Professional Issues in Counseling is an on-line, full-text journal published three times annually for counselors, psychotherapists, mental health practitioners and all others in the helping profession. The purpose of Professional Issues in Counseling is to contribute to the counseling profession by providing readers with research reports and scholarly reviews of current professional issues in counseling.

Professional Issues in Counseling is the vision of Dr. DeTrude, Associate Professor in the counseling program at Sam Houston State University, Huntsville, Texas. Dr. DeTrude teaches in the marriage and family counseling component of the counseling program at SHSU. Dr. DeTrude has served in a variety of positions in the counseling profession with experience as a director of counseling, private practice, and adjunct teaching at universities prior to SHSU.

Dr. Nichter is an Assistant Professor in the counseling program at Sam Houston State University with primary responsibility in the school counseling track of the counselor preparation program. Dr. Nichter has experience in school counseling, family counseling, child/adolescent counseling and has worked as a psychotherapist in mental health inpatient facilities.

Drs. DeTrude and Nichter wish to thank Dr. Genevieve Brown and Dr. Beverly Irby, SHSU colleagues and editors of Advancing Women, for professional role modeling, support, and encouragement and for mentoring our efforts to develop Professional Issues in Counseling. In addition, we wish to thank the members of the Editorial Review and Advisory Board of Professional Issues in Counseling for agreeing to donate their time, effort and knowledge to review manuscripts ensuring scholarly and timely literature contributions to the field of counseling.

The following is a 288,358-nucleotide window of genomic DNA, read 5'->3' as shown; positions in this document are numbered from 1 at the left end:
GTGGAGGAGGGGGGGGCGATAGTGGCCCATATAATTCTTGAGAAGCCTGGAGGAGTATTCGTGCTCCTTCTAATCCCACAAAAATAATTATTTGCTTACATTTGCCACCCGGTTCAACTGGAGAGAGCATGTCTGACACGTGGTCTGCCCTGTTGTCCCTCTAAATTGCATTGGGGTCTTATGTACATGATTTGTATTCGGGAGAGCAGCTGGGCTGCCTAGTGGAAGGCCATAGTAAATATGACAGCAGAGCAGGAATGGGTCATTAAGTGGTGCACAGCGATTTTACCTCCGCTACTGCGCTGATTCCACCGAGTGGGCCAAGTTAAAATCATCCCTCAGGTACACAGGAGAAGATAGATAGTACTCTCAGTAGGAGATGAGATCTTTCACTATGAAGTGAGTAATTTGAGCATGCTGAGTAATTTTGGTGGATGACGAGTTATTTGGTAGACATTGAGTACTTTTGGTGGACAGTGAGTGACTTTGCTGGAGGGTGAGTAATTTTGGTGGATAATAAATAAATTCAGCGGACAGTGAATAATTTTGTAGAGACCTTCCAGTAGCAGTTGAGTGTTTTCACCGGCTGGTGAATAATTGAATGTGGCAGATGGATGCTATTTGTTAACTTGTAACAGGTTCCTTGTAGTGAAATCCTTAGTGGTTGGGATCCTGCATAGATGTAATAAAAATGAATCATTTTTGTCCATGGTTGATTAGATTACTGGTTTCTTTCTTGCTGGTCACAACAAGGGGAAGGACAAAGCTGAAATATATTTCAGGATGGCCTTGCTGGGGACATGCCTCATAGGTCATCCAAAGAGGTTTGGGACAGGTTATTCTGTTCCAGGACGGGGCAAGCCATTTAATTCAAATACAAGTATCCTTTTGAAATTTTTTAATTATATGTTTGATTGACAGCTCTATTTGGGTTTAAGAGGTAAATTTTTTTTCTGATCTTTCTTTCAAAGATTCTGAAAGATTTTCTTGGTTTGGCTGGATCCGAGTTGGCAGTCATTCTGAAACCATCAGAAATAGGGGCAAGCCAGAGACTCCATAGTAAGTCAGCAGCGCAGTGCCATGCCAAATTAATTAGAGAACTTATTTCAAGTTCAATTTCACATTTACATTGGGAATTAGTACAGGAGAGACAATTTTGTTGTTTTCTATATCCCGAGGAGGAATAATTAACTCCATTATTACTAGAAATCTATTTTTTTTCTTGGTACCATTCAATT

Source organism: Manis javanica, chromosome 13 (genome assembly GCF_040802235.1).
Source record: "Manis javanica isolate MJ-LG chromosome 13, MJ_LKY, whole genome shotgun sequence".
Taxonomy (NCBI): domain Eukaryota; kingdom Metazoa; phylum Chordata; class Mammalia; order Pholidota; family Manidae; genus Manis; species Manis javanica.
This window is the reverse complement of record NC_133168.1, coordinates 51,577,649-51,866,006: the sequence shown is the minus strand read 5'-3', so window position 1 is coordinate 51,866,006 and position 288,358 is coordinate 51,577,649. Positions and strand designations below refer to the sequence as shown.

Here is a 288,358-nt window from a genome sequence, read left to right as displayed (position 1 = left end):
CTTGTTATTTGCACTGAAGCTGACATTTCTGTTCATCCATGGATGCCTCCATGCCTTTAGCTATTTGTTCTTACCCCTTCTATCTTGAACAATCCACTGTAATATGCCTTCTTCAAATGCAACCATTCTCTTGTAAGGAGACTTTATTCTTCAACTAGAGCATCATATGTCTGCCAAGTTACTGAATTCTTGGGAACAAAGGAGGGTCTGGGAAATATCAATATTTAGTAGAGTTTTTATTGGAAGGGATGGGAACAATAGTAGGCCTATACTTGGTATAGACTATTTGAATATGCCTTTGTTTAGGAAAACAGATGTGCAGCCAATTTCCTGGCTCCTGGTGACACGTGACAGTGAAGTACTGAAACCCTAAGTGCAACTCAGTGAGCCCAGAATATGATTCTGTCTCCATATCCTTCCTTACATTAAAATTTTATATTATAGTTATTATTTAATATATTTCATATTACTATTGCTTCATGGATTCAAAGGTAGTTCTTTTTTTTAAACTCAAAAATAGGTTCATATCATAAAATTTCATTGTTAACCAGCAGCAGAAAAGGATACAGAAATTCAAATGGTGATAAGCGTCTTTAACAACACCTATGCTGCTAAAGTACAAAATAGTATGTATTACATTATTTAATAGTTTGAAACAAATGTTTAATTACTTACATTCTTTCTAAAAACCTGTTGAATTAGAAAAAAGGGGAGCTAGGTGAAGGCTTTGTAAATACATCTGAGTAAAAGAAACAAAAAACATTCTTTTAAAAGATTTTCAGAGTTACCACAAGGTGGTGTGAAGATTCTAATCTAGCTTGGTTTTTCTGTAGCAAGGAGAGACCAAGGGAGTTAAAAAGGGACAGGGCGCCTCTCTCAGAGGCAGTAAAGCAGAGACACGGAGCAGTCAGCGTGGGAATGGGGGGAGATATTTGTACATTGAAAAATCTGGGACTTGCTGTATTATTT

We are excited about offering this new professional journal for the mental health field and encourage all colleagues to submit manuscripts for future issues. We would also like to encourage feedback from readers for future topics, areas of interest, etc.


Spring 2001
Conceptualization of Self, Ethnic Identity and the Experience of Acculturation
Mary Nichter
Sam Houston State University
Ethnic identity as part of an individual’s self-concept develops from knowledge of membership in a cultural group and the value or emotional significance attached to that membership.  The value placed on ethnic group membership is influenced by the degree to which an individual has experienced acculturation into the dominant culture.  The relationship between conceptualization of self, ethnic identity and acculturation and how culturally sensitive counselors can utilize this information has been reviewed in current literature.
What Kids Really Need
Jill Riethmayer
How powerful is the impact of unmet emotional needs in the life of a child or teen?  Is it potent enough to drive a child or teen to kill?  Is it truly a life or death issue?

Do Relational Views of Self Support Subordinate Roles?
Stella Beatriz Kerl and Thelma Duffey
Southwest Texas State University

This paper challenges psychology’s individualistic conceptualization of identity for both men and women and argues that this view of self has primarily been of service to people with higher societal “value” or with more societal power.  However, relational theories that were originally designed for women and for people of color to counter this dilemma may actually contribute to it. Two relatively new theoretical frameworks involving a relational self/identity are delineated.  The connection between societal power and relational identity is explored.